Grab a Pen, Let’s Get Reading: Annotating My Books

Hello. How has almost a month already passed since my last post?! Let’s not let that happen again, shall we? Back to posting once a week it is.

Processed with VSCO with hb2 preset

Rereading the Sorcerer’s Stone for the 300th time

It’s 9AM on a Wednesday morning. I’m still trying to rub last night’s sleep out of my eyes as I settle into a quiet, private booth in a corner of the student union at my university. Time to get homework done that’s due in an hour and a half. I lean back, take out the book I have to read for class, and grab a pen. Wait, what? Grab a pen..? That’s not normal. And that was the first time I realized that it’s not normal for me. It’s something I do now, it’s new, but in terms of my entire life long reading experience, picking up a pen before I start reading is not normal.

I annotate my books now.

Okay, hang on, before you get all “OMG monster!! Satan!!!! I bet you dog ear your pages, too!!!”, let’s take a deep breath and calm down before I proceed (but, yes, I do dog ear the pages, too).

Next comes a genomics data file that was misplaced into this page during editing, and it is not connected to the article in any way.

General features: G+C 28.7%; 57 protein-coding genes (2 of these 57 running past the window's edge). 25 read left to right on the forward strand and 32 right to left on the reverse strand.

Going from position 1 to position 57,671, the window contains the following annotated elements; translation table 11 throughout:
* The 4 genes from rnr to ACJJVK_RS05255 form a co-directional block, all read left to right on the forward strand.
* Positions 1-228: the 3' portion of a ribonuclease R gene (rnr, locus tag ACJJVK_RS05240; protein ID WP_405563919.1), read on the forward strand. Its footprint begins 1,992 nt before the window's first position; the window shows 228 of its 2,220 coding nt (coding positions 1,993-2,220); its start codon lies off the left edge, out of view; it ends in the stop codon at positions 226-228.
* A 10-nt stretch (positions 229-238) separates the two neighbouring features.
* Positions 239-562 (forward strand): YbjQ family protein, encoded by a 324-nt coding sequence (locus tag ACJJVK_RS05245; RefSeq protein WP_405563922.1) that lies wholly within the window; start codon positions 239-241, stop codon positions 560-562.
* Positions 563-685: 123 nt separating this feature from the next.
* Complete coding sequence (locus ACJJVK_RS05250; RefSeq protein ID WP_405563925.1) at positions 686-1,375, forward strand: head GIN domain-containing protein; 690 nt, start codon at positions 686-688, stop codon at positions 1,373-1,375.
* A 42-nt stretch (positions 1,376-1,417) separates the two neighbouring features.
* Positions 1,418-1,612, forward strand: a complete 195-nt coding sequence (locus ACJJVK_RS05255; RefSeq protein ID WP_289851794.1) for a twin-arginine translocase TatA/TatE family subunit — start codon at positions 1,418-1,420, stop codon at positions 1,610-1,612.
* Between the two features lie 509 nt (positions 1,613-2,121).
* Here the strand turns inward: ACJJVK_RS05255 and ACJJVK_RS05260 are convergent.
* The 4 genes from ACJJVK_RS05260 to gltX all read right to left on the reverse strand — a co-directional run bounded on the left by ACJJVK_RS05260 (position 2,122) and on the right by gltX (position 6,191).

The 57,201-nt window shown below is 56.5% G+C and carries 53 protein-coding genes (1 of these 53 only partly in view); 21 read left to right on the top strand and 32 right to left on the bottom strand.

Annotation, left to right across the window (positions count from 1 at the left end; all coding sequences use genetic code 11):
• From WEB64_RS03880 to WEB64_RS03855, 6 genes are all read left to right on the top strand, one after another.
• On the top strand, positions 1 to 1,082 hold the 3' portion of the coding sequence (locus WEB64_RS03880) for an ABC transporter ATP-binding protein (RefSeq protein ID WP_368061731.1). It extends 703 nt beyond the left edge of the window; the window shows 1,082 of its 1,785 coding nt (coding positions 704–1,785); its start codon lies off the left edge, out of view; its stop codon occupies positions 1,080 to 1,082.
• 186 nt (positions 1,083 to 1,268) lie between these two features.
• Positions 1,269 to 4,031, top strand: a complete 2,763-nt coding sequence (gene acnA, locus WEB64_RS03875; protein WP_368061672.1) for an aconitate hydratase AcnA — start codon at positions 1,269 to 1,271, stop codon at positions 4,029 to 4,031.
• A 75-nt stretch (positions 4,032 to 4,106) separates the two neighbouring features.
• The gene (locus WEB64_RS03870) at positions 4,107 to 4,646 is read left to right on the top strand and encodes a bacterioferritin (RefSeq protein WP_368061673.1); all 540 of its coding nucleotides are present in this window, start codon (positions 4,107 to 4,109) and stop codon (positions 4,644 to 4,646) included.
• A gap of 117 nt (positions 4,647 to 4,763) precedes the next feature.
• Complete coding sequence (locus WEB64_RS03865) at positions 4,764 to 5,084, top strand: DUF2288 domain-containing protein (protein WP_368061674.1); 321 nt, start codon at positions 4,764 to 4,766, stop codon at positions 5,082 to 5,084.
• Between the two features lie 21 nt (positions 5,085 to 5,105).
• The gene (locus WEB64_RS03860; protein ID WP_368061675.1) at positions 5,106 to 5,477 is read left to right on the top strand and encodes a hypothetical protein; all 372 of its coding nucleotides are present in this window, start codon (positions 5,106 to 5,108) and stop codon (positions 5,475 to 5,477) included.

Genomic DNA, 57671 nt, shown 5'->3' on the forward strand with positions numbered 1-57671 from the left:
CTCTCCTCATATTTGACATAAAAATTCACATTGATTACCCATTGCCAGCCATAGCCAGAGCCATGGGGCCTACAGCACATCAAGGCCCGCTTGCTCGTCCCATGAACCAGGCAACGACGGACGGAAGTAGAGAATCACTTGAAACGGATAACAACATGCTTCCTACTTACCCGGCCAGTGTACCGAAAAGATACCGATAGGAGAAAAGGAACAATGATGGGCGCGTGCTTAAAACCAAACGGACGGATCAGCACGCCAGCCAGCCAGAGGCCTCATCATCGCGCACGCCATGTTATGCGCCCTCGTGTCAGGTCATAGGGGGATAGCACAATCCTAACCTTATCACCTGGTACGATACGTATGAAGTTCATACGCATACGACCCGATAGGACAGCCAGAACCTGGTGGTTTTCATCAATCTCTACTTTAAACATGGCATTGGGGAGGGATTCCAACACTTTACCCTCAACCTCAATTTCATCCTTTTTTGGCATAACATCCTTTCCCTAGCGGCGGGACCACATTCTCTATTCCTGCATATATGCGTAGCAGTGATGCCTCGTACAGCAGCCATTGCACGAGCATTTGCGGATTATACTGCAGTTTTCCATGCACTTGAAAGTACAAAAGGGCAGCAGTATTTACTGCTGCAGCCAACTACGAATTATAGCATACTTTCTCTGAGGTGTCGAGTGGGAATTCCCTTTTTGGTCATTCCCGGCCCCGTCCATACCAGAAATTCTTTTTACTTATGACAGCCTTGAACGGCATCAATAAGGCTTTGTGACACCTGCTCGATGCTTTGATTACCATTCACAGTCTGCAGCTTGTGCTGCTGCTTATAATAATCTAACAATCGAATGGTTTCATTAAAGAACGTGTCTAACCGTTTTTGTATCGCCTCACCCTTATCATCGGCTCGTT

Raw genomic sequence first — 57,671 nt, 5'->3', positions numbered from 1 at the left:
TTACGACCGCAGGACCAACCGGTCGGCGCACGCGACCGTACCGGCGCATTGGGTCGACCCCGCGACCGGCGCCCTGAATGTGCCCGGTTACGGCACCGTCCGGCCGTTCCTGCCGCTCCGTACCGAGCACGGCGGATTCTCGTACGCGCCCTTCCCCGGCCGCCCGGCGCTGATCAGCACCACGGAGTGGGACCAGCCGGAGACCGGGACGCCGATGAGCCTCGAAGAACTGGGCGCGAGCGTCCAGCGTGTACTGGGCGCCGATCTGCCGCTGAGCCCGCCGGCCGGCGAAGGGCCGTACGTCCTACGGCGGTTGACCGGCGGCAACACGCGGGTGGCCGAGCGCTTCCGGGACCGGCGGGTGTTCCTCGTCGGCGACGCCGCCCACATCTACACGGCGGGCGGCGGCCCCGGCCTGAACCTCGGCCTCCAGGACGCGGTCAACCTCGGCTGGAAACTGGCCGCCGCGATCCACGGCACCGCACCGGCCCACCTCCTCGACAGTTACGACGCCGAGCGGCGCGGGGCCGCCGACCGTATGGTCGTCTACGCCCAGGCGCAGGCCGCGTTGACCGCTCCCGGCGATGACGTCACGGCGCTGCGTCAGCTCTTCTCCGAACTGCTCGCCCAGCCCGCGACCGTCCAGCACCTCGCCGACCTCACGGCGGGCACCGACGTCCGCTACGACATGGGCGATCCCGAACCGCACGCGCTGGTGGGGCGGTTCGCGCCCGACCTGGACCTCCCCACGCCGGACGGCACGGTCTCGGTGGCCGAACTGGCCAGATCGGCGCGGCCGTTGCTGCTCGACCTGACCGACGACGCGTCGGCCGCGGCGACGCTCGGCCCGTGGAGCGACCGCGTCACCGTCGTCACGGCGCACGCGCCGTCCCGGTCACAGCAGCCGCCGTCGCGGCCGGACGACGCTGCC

Let me explain.

My copy of Harry Potter and the Sorcerer’s Stone that I first read when I was little is battered and torn and ripped and taped and loved and I don’t let anyone touch it. It’s this symbol for the start of something huge in my life and it’s mine and it’s special. If someone ever took it and lost it or just straight up stole it I would die. But it is not perfect and flawless. My copy of I’ll Give You the Sun by Jandy Nelson, one of my favorite books from 2015, on the other hand, is perfect and clean. There are no blemishes and if there are, I promise you I complained about them and demanded to know how they got there. At some point in my life, I went from treating a book like a book to treating it like something too precious to be carried around willy-nilly.